That Was The Week That Was

Here…

• Joy, expectation, and Easter Monday.

• The plan to take over all media is working out nicely: catch up with our department webisodes as we visit Europe and talk faith and history; and get a sneak preview of the new Pietist Schoolman Podcast.

• Forget would-be “Protestant Notre Dames”… Just what makes Notre Dame a Catholic university?

• Christian colleges were among the 500+ named as being subject to cash monitoring by the U.S. Department of Education, with Eastern Nazarene College in the higher scrutiny category.

…There and Everywhere

John Howard Yoder
John Howard Yoder (1927-1997) – MCUSA Archives

• Meanwhile, another Nazarene college received a different kind of negative scrutiny after laying off a theology professor who endorsed evolution.

• Christian colleges and universities are not immune from the shocking prevalence of sexual assault again women on campus, as Matt Moser contemplated in a powerful two-part post at Christ & University.

• Late last month a leading Anabaptist seminary formally apologized to the dozens of women sexually violated by Mennonite theologian John Howard Yoder.

• Miles Mullin’s not ready to give up on Christian liberal arts colleges, particularly those that “aim to graduate well-formed Christians, competent in their fields and committed to vocations that maximize the flourishing of other human beings–be they Christian or not.”

• Among those thoughtfully wrestling with the tensions that came out in the Indiana and Arkansas debates over sexuality and religious liberty: Damon Linker and David Gushee, both of whom support same-sex marriage but are conflicted about how SSM advocates are advancing their cause.

• Writing on this issue for Christian Century, Jay Michaelson cautiously endorsed a compromise proposal coming from a conservative Lutheran pastor.

• What can contemporary churches committed to racial reconciliation learn from post-WWII experiments in bringing together interracial congregations?

• Efrem Smith pointed to a reimagining of what it means to be evangelical: “The picture painted of the typical Evangelical in America is White, Republican, Reformed, Suburban, Southern, and most of the time Male. Well, I’m Male, African-American, a Missional Pietist, committed to racial reconciliation, justice, and the empowerment of the poor and marginalized, a product of the Black Church, and I’m just as much Evangelical as anybody else. Any definition of Evangelicalism that gives preferential treatment to the views of White Evangelicals is no true biblical Evangelicalism at all.”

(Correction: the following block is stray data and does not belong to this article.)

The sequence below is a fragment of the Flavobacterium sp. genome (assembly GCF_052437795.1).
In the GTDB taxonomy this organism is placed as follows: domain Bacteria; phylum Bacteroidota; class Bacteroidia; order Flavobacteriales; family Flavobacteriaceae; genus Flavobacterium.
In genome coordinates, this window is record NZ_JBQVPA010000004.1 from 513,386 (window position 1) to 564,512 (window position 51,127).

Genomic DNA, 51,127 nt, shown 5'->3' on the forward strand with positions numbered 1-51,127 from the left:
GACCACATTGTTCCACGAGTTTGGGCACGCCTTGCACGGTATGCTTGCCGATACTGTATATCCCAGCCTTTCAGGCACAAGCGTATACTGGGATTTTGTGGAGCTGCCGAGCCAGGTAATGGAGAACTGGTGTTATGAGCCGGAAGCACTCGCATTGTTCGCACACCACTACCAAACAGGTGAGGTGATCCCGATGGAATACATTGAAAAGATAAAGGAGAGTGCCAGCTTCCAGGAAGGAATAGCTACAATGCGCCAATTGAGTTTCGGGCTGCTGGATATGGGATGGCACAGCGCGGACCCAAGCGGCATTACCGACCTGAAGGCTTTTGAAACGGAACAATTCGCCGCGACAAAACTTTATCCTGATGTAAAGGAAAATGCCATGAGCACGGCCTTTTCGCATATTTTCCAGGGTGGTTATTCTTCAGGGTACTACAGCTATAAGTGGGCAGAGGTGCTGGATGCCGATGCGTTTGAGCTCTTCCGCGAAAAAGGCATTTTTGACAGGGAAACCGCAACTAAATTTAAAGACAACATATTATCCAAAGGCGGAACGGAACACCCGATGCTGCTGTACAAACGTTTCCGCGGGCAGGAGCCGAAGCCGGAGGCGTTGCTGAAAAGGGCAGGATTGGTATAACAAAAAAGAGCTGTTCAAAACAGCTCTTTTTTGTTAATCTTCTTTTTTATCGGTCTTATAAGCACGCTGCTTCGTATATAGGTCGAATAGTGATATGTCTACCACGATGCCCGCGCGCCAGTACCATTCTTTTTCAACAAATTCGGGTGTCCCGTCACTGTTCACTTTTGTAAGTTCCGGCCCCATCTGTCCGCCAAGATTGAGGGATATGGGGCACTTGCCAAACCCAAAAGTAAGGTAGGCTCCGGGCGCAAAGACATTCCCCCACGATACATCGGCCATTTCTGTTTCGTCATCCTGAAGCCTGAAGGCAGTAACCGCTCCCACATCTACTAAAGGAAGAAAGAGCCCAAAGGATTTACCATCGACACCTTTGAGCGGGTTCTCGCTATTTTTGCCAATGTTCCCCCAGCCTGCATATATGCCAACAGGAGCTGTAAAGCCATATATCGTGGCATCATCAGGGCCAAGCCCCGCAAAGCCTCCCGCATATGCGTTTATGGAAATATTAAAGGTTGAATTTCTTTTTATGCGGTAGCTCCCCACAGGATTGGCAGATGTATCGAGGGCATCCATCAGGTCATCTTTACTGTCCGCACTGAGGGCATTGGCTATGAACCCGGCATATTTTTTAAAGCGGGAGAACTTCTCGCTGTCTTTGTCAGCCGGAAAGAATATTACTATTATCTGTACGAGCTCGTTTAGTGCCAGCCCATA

Keith Getty
Keith Getty – Wikimedia

• Must-read long read of the week: Andy Crouch’s reflection on “a Lent without glowing rectangles” (i.e., computer and other screens).

• A secular sociologist argued that millennials like his students ought to take religion more seriously.

• The contemporary hymn writer Keith Getty (“In Christ Alone”) explained why it’s not only important to sing corporately, but to do it with passion.

• I enjoyed the first episode of Wolf Hall, the BBC/PBS dramatization of Hilary Mantel’s acclaimed historical novels about the origins of the English Reformation — more because of the acting of Mark Rylance and Jonathan Pryce; the historical distortions and simmering anti-Catholicism not so much.

• 150 years ago this past week, Generals Grant and Lee met at Appomattox Courthouse. But at least one historian thinks the Civil War continued for years more.

• Then another sesquicentennial is coming up next week: the assassination of Abraham Lincoln.

• A lovely piece from historian John Fea: “…the liberal arts, and especially the humanities, are about people engaging ideas in community.  The questions about the meaning of life raised by the study of the liberal arts are often asked in the context of friendship, sociability, and conversation.  The liberal arts are about human beings.  And they are best cultivated by human beings in relationship with other human beings.”

Adams, The Education of Henry Adams• Defending this model of education puts John in the good company of Anna Deavere Smith and Frederick Douglass.

• Meet one of the most powerful figures in higher education you’ve never heard of.

• Fun fact: before I decided to call this blog The Pietist Schoolman, I was ready to name it The Reeducation of Chris Gehrz — nodding to my dissertation research (which no one has read) and a famous intellectual autobiography by Henry Adams (which many have read, including a retired college president who recommended it this week “as an admonition to every teacher and every student about what can be expected of four years in a college”).

• This week a student at my high school alma mater achieved the very rare honor of being accepted to all eight Ivy League universities. Like everyone else who managed that feat, she is the child of an immigrant.

• I just love stuff like this: live, from Anaheim, a convention of the self-appointed heads of “micronations“!


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